28 EU Directive on Data Protection (con’t) Data requirements:Adequate and up-to-dateProcess to correctKept no longer than necessarySubject has given her/his consentProcessing is per a contract with or legal obligation of the subjectMust disclose nature of processingRight to review dataOur opinion: The data is the individuals, not the firm’s.Can’t send data to third countries unless “third country in question ensures an adequate level of protection.”The United States does not meet this standard
29 EU Directive on Data Protection (con’t) Our opinion: The data is the individuals, not the firm’s.Can’t send data to third countries unless “third country in question ensures an adequate level of protection.”The United States does not meet this standardBIG Problems for Int’l firms:Centralized IT infrastructureCentralized records systems & storageDisaster recovery sitesSmaller Problem for all firms:Gathering data
30 State laws, ethical rules, & bar opinions Obligations concerning records management policiesWho owns the file?Storage vs. destructionWhat is confidential in an electronic world?Notice and disclosure duties on data loss
31 Obligations concerning records management policies ABA Model Rule 1.15: requires firms to safeguard client’s propertyABA Model Rule 1.16: requires firms to make files available to other parties or to the client upon termination of representation.ABA Model Rule 3.4(a): requires firms to allow other party’s access to files that are considered to have evidentiary value.ABA Model Rule 5.1: requires firms to have procedures that insure that the firm’s lawyers comply with the rules of professional responsibility.Many states have adopted and/or amended the ABA rules incorporated and them into their codes or rules; all vary.
32 Who owns the file? Controversial, with three schools of thought: The most recent opinion states that the client owns the complete file, without exception. (See Iowa Supreme Court Attorney Disciplinary Board v. Don E. Gottschalk, 729 N.W.2d 812, Iowa Sup.Ct. 2007)Other jurisdictions have ruled that the client is only entitled to the “end product” documents and that the firms can deny access to those documents that are considered “internal”. (See Corrigan v. Armstrong, Teasdale, Schlafly, Davis & Dicus, 824 S.W. 2d 92, Mo. App., 1992)The minority view feels that the law firm is entitled to all documents in the file, without question. (See Michigan Ethics Op R-019 and Fl Op )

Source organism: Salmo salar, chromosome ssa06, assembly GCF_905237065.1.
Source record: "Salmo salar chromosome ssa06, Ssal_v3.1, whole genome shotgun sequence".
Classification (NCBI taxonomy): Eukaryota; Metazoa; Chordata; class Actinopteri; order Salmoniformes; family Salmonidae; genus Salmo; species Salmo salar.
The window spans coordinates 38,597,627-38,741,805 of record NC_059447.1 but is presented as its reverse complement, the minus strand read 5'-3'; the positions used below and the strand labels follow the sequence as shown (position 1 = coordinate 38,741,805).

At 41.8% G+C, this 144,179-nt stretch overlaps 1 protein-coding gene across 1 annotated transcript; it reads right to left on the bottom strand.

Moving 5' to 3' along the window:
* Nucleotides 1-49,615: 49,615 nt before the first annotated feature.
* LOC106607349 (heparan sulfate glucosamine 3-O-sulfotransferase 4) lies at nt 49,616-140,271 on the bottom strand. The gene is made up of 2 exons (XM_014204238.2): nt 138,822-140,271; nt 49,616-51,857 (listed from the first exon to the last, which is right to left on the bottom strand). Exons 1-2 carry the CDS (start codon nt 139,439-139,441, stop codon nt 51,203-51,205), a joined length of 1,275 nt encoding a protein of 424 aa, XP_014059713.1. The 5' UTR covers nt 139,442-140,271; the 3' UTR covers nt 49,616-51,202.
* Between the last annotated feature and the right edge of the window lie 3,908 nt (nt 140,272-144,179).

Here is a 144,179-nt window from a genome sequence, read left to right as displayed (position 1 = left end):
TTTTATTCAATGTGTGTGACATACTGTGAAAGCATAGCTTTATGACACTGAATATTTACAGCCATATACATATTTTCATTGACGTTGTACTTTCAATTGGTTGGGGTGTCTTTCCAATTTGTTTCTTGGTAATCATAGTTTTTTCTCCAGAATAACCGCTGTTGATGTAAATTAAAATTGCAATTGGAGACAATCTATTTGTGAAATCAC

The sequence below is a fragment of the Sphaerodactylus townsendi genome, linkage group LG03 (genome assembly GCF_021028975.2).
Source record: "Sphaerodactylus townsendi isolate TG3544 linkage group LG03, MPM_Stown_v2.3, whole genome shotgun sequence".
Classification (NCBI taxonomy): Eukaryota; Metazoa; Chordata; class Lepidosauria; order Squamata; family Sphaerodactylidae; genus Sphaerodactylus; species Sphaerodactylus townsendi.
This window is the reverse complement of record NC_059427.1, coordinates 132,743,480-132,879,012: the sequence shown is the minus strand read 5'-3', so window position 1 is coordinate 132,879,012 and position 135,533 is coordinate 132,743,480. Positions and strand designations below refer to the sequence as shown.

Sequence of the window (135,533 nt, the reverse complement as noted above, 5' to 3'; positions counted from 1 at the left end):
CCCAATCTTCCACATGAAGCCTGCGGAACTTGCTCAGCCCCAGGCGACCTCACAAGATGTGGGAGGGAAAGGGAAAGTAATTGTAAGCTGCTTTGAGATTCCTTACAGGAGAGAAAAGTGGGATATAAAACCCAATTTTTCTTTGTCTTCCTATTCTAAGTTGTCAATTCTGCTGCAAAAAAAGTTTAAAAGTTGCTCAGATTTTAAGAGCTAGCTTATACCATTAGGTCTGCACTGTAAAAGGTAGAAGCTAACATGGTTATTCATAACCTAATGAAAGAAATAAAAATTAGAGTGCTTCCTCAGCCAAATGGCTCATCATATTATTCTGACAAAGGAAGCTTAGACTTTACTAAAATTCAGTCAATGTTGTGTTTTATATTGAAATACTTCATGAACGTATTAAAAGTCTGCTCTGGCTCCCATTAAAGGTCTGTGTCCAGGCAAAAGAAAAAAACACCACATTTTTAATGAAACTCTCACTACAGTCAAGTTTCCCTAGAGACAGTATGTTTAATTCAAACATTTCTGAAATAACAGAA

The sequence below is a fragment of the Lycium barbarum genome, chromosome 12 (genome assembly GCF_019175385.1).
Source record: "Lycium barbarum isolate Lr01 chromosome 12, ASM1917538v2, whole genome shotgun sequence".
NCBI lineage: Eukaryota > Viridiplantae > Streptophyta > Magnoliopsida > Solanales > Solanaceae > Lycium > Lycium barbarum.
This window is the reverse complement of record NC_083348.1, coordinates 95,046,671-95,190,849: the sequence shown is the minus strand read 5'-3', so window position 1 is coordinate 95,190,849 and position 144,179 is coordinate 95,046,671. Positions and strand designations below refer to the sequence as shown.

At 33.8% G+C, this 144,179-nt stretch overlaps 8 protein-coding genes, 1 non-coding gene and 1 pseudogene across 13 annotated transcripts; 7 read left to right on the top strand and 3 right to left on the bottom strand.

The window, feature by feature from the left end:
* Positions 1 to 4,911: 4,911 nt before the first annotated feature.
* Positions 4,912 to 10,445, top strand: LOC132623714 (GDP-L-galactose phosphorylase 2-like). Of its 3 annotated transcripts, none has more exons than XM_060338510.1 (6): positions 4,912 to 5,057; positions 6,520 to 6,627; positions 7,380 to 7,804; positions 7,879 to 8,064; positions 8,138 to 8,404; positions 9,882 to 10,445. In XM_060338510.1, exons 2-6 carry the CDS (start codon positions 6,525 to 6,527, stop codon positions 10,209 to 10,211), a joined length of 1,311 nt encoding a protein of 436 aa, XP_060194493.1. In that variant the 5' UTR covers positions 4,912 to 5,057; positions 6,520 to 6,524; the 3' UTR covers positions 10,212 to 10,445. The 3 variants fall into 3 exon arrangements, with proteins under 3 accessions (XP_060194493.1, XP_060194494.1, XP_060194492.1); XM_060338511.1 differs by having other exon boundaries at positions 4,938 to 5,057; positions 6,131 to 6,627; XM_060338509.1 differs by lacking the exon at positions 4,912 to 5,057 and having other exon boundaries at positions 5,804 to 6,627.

33 Storage vs. Destruction There is general agreement that the client’s interests must be protected. The ABA addressed the issue in Informal Opinion 1384 states:“Clients (and former clients) reasonable expect…that valuable and useful information in the lawyers’ files, and not otherwise readily available to the clients, will not be prematurely and carelessly destroyed, to the clients’ detriment.”In most jurisdictions the ethics authorities suggest retention periods between 5 and 10 years. (AZ Ethics Op , MI Ethics Op. R-12, WV L.E.I )However, documents may also be subject to independent legal requirements, determined by the type of document.Applicable statutes of limitations, which vary among jurisdictions, must also be considered, even with closed cases.
34 What is confidential in an electronic world? Unencrypted Messages’ OKABA requires “reasonable precautions to prevent information from coming into the hands of unintended recipients“[D]oes not require that the lawyer use special security measures if the method of communication affords a reasonable expectation of privacy.“Special circumstances, however, may warrant special precautions.”ABA Model Rules of Prof’l Conduct Rule 1.6(a), Comment, ¶ 17 (2002)<
35 What is confidential in an electronic world (con’t) Unencrypted messages OK (con’t)“[N]o greater risk of interception or disclosure than other modes of communication commonly relied upon as having a reasonable expectation of privacy.”ABA Formal Op (1999)Metadata can be problematic.“Lawyers have a duty under DR to use reasonable care when transmitting documents by to prevent the disclosure of metadata containing client confidences or secrets.”NY Ethics Op. 782
36 What is confidential in an electronic world (con’t) To learn more:Terry L. Hill and Jennifer S. Johnson, “Impact Of Electronic Data Upon An Attorney’s Client,” 54 FED'N DEF. & CORP. COUNSEL. Q. 95, § V, at nn and accompanying text (2004)<Reno v. Reno Police Protective Ass’n, 59 P.3d 1212, n.28, 118 Nev. Adv. Op. No. 90 (12/26/02)<
37 Statutory obligation to disclose data breaches OVERVIEW Goal is protection vs. Identity Theft . . .STATES’ Statutory Notice Requirements . . .32 States (+ 1 pending = Utah) as of 1/1/07<Trigger:16 – “acquisition-based” (pro-consumer; based simply on loss of information)17 – “risk-based” (analysis must show that degree of risk meets threshold)